However, the operations professional has helped the company’s 450,000 square feet site, which provides logistics for leading brands and supermarkets, to boost its efficiency both before and during the COVID-19 crisis.
“I’m sure many of us will talk in terms of ‘before’ and ‘after’ Coronavirus for years to come” says Chris. “Fortunately, many of the changes and gains our team made before March have really helped us cope with the crisis and put our clients’ logistics in a stronger place.”
Chris, a Chartered Fellow of the Institute of Logistics and Transport, joined Johnston Logistics after almost 20 years managing logistics for a number of fast-growing companies based in the South East. His recent experience includes spending 6-months in Canada establishing ground-up operations both sides of the US border.
“I was drawn to Johnston Logistics UK by their reputation” adds Chris. “Despite their size, it has a real family feel. They’ve had great success with an impressive client list, but were very open to continuous improvement and any new ideas I could bring.”
Johnston Logistics UK provide UK-wide warehousing, logistics and fulfilment. As a HMRC bonded and customs warehouse, they also handle imported goods from around the world and are leading providers of end-to-end logistics for drinks and alcohol. Each year they handle over one million transactions of goods including food, drinks, clothing and household products.
Working with the owners, senior management and operations team, Chris took the lead identifying new ways they could increase efficiency, including better understanding peaks in demand and increased use of machinery. Combined with changing staff to a more popular ‘4 days on, 4 days off’ 12-hour shift pattern, the changes have already resulted in doubling the number of pallets the company processes every hour.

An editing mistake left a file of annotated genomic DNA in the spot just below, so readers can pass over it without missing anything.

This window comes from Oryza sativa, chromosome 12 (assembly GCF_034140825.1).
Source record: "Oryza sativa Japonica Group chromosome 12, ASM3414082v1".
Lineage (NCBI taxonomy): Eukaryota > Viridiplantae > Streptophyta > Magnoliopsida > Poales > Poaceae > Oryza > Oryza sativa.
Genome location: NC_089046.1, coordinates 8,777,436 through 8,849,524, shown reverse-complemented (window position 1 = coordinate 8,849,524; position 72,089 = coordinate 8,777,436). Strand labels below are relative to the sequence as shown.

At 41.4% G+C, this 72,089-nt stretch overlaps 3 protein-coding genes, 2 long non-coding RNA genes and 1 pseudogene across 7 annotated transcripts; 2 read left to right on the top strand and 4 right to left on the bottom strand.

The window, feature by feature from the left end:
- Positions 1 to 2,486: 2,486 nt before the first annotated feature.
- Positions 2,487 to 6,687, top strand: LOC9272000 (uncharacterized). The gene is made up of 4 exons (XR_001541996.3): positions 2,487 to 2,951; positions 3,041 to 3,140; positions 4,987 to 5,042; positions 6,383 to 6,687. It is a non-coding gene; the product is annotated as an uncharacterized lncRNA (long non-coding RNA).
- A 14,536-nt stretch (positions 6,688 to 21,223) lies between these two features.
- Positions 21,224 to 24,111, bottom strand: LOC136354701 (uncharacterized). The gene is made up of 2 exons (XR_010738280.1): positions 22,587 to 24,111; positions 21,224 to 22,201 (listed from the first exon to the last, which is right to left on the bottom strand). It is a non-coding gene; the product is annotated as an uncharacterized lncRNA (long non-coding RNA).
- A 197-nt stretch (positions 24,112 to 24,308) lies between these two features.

Once the pandemic hit the UK, Chris’s immediate attentions moved to protecting staff whilst adapting to the rapidly changing needs of Johnston Logistics UK’s clients.
“Almost overnight, we saw an explosion in demand for essential goods and requests to hold non-essential goods in longer-term storage” remarks Chris. “For example, a major client who typically has 8 lorries leave our site each day, suddenly increased to 25”.
To help protect staff, Chris and his colleagues have increased hygiene by cleaning staff areas and door handles throughout the day. A hut has been erected outside their offices so visiting lorry drivers can maintain social distancing without entering the building.
Use of the staff areas has been staggered to limit numbers. Office attendance has been minimised and some staff have been retrained to provide operational support in periods of high demand. With a multi-cultural workforce, government guidelines and staff notices have been displayed throughout the site in various languages.
Face-to-face client meetings have been moved online, whilst team briefings are held outside, weather permitting. The management team meet every morning to review the day ahead.
“The biggest challenge has been reacting to the pace with which our clients’ needs change” states Chris. “Absolutely crucial has been maintaining constant communication with our customers, team and other partners. It something we aim to maintain long after the crisis”.
In his spare time, 6’4” Chris is a father and keen American Football player and coach. Having already made dramatic improvements to efficiency and adapted to changing implications of the nationwide lock down, Chris and his senior colleagues are already turning their attention to the future.
“Like most businesses, our success is due to our great team” concludes Chris. “Next, we’re keen to take staff development to a new level to maintain, motivate and reward the very best people. It will deliver benefits for them, the company and our clients.”